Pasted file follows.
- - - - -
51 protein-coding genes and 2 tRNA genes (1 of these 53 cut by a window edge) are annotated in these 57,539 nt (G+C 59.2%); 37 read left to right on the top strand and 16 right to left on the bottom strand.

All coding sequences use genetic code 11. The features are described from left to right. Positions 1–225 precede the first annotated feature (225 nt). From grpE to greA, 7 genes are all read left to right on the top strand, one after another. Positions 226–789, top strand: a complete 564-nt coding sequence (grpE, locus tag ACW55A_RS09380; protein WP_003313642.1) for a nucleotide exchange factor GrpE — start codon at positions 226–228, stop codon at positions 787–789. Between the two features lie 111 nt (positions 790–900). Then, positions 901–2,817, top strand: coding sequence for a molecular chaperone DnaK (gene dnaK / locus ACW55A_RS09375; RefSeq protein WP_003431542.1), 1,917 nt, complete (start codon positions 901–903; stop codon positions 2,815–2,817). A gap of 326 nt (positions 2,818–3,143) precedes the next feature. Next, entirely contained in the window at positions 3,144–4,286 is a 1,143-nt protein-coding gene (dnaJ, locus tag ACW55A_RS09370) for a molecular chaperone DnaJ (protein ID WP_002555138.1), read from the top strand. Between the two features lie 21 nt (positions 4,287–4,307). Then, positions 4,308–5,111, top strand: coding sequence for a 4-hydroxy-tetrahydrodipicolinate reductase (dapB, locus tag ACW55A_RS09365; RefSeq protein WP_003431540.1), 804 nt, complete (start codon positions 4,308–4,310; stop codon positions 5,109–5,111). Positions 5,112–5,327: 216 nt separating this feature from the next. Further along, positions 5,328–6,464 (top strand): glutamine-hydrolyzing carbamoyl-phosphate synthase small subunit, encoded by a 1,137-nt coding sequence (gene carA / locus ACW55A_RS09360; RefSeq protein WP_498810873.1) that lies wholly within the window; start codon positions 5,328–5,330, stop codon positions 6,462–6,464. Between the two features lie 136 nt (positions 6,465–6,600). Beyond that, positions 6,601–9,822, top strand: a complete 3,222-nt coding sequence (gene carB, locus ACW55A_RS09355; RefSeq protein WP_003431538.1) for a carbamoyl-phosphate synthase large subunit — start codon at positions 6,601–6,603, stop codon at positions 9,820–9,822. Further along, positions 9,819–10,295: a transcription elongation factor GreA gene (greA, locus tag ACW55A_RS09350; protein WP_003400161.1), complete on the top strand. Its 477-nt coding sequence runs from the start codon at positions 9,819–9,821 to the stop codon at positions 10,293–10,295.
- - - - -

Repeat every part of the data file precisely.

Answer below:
51 protein-coding genes and 2 tRNA genes (1 of these 53 cut by a window edge) are annotated in these 57,539 nt (G+C 59.2%); 37 read left to right on the top strand and 16 right to left on the bottom strand.

All coding sequences use genetic code 11. The features are described from left to right. Positions 1–225 precede the first annotated feature (225 nt). From grpE to greA, 7 genes are all read left to right on the top strand, one after another. Positions 226–789, top strand: a complete 564-nt coding sequence (grpE, locus tag ACW55A_RS09380; protein WP_003313642.1) for a nucleotide exchange factor GrpE — start codon at positions 226–228, stop codon at positions 787–789. Between the two features lie 111 nt (positions 790–900). Then, positions 901–2,817, top strand: coding sequence for a molecular chaperone DnaK (gene dnaK / locus ACW55A_RS09375; RefSeq protein WP_003431542.1), 1,917 nt, complete (start codon positions 901–903; stop codon positions 2,815–2,817). A gap of 326 nt (positions 2,818–3,143) precedes the next feature. Next, entirely contained in the window at positions 3,144–4,286 is a 1,143-nt protein-coding gene (dnaJ, locus tag ACW55A_RS09370) for a molecular chaperone DnaJ (protein ID WP_002555138.1), read from the top strand. Between the two features lie 21 nt (positions 4,287–4,307). Then, positions 4,308–5,111, top strand: coding sequence for a 4-hydroxy-tetrahydrodipicolinate reductase (dapB, locus tag ACW55A_RS09365; RefSeq protein WP_003431540.1), 804 nt, complete (start codon positions 4,308–4,310; stop codon positions 5,109–5,111). Positions 5,112–5,327: 216 nt separating this feature from the next. Further along, positions 5,328–6,464 (top strand): glutamine-hydrolyzing carbamoyl-phosphate synthase small subunit, encoded by a 1,137-nt coding sequence (gene carA / locus ACW55A_RS09360; RefSeq protein WP_498810873.1) that lies wholly within the window; start codon positions 5,328–5,330, stop codon positions 6,462–6,464. Between the two features lie 136 nt (positions 6,465–6,600). Beyond that, positions 6,601–9,822, top strand: a complete 3,222-nt coding sequence (gene carB, locus ACW55A_RS09355; RefSeq protein WP_003431538.1) for a carbamoyl-phosphate synthase large subunit — start codon at positions 6,601–6,603, stop codon at positions 9,820–9,822. Further along, positions 9,819–10,295: a transcription elongation factor GreA gene (greA, locus tag ACW55A_RS09350; protein WP_003400161.1), complete on the top strand. Its 477-nt coding sequence runs from the start codon at positions 9,819–9,821 to the stop codon at positions 10,293–10,295.